Edward R. Murrow

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Summary:

Explore: Edward R. Murrow, journalism, radio, television, the McCarthy hearings, journalism history, journalism and advertising, war reporting, the role of the press, media and personal ethics, politics.

Edward R. Murrow was the best-known broadcaster of World War II. He used the power of radio to create vivid imagery in a listener's mind. When television emerged, he mastered it as well. Don Hewitt, Daniel Schorr and Richard C. Hottelet provide insight into the CBS News veteran's prestigious news career.

Introduction:

This video and viewing guide examine Edward R. Murrow's journalism career, which spanned the age of radio and the emergence of television. From his vivid radio descriptions of World War II bombings in London and Berlin, to his unflinching commentary on Sen. Joseph McCarthy's search for communist infiltration in the United States, to his conversational interviews with celebrities and top cultural figures, Murrow's work in bringing news and information to the public was wide-ranging. Yet his accomplishments and lauded ethical standards met great challenges, including questions of commercial sponsorship of the news and the responsibilities of the news media, especially television, to teach, illuminate and inspire rather than merely entertain, amuse and insulate.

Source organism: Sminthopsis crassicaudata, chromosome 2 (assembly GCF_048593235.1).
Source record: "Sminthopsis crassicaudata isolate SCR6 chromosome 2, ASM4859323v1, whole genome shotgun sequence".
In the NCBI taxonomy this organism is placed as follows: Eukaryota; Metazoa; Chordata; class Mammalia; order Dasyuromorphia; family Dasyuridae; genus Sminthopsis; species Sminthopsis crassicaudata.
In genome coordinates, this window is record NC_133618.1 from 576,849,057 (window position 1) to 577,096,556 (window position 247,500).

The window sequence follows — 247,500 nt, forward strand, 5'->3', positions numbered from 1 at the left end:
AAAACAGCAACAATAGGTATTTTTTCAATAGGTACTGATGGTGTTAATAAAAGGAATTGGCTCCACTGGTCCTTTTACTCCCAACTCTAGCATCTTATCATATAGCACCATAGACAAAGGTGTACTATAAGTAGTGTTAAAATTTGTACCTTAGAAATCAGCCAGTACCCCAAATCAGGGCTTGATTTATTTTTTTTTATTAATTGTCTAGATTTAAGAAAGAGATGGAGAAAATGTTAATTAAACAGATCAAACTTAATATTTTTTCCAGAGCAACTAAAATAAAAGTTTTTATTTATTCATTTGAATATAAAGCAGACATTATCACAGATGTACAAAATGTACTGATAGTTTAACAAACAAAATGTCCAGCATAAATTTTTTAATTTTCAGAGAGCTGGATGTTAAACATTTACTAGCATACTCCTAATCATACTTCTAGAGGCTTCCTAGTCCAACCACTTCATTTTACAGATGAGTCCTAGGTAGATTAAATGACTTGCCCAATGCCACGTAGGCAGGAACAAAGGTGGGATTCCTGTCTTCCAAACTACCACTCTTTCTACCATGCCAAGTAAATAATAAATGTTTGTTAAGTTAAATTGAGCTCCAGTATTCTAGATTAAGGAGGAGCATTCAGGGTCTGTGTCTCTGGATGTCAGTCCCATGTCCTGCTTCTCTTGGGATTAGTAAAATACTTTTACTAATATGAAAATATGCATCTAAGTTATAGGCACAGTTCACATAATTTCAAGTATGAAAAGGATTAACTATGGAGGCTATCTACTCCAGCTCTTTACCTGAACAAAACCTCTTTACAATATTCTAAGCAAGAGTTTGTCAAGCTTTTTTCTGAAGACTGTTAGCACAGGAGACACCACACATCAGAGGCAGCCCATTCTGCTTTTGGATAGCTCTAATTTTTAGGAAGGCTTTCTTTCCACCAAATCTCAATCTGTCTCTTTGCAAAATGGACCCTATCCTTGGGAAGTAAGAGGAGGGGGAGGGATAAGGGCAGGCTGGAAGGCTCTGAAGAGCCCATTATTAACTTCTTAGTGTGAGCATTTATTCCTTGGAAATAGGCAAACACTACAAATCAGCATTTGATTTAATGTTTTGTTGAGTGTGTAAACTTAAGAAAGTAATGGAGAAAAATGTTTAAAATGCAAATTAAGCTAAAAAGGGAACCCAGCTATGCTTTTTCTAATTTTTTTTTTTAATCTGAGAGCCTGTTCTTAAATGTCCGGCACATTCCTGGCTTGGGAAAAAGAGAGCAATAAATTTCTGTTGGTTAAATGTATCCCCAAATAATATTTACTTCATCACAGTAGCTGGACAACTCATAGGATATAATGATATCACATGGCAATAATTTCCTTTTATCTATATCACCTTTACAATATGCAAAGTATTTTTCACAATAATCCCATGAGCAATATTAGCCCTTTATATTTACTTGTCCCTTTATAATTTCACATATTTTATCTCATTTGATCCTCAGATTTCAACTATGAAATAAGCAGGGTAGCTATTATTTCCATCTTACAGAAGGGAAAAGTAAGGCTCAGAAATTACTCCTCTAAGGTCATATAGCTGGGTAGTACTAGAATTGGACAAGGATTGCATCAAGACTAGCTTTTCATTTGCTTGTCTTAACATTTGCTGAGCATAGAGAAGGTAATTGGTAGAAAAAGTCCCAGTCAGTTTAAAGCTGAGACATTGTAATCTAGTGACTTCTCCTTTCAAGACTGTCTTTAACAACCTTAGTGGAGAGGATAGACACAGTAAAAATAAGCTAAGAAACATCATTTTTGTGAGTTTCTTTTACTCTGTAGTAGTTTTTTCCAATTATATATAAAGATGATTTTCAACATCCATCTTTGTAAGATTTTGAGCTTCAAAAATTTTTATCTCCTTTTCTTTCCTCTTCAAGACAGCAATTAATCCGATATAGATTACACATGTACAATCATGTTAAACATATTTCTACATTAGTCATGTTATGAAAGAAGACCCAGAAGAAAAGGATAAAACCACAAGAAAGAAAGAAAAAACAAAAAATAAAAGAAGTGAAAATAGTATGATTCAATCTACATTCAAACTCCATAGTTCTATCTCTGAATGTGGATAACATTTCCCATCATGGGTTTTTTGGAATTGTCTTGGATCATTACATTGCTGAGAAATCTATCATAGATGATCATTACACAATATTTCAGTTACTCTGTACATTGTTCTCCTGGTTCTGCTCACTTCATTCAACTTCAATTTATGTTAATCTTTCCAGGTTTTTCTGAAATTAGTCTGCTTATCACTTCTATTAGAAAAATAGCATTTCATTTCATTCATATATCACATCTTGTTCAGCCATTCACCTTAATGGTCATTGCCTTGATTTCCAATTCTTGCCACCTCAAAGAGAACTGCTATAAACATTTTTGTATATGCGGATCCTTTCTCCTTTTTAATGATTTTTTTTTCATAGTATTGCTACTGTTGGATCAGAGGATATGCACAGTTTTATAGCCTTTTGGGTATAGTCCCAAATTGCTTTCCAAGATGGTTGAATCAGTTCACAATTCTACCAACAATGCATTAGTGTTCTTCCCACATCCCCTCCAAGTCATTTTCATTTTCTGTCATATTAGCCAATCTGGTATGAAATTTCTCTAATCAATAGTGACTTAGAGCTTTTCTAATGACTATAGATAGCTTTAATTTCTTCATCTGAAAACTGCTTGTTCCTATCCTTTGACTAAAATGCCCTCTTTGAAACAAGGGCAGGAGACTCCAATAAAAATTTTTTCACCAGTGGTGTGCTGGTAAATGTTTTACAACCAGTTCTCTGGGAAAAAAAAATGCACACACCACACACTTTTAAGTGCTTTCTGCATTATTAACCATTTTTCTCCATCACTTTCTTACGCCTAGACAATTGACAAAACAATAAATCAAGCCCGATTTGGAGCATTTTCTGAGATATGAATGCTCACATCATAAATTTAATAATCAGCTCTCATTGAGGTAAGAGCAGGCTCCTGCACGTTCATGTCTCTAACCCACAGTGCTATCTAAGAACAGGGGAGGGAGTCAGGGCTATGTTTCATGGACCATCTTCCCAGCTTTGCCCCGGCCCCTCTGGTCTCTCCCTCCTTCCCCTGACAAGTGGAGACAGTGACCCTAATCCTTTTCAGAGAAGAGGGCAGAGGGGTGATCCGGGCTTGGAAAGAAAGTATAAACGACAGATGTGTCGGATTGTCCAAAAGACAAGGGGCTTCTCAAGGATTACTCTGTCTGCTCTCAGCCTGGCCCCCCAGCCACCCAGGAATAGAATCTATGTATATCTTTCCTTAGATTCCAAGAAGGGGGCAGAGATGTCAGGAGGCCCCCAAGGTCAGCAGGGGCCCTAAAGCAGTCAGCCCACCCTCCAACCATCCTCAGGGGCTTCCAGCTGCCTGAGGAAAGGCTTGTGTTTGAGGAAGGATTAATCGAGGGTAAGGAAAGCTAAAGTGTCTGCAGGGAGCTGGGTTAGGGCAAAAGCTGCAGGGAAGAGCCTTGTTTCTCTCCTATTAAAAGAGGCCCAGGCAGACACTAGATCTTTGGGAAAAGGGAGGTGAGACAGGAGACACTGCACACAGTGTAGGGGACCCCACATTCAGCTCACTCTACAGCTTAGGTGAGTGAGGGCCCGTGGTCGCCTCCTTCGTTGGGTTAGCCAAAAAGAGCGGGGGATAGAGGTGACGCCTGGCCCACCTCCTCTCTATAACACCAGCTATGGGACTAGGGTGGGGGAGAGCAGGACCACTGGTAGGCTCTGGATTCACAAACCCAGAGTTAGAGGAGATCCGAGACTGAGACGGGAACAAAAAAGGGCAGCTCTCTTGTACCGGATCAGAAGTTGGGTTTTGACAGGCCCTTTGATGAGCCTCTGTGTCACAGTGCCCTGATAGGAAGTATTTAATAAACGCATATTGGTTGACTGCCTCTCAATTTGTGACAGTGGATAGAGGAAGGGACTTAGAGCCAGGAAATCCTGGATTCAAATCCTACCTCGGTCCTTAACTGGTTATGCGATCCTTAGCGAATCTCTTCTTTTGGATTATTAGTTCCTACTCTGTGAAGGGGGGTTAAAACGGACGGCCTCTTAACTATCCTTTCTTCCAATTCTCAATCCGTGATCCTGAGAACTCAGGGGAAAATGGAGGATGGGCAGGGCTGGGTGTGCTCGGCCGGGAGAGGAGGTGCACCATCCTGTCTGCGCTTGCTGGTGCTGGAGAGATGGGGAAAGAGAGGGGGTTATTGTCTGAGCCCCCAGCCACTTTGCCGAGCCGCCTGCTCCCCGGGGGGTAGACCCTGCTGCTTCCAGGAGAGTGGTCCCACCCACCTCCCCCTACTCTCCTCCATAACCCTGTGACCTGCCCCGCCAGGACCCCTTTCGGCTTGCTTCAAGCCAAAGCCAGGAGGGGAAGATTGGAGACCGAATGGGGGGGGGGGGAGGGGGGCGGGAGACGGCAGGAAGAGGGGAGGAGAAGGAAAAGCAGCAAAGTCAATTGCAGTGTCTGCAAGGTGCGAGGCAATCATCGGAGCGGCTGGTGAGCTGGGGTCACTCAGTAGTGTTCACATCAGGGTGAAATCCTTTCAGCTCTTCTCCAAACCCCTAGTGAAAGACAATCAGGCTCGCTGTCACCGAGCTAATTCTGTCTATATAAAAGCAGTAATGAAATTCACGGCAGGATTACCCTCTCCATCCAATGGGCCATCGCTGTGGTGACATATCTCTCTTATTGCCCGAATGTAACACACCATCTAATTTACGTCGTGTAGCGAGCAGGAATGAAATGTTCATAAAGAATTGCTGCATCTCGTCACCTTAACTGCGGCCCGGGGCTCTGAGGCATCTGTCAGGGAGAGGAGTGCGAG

Learn more about the power and responsibilities of a free press in a changing media landscape through the work of one of its giants.

Recommended grade levels: High school; college

Essential Questions:

  • Who was Edward R. Murrow, and why is he a significant figure in journalism history?
  • What is the role of the press today and throughout history?
  • How does freedom of the press function in society?
  • Why are integrity and ethics — both personal and professional — important in the news media?
  • What should the working relationship between news media and commercial sponsors be? What has it been in the past?
  • What challenges do journalists face? What risks do they take and why?
  • What is the role of the press in politics?
  • What power does an individual journalist have? How should that power be exercised?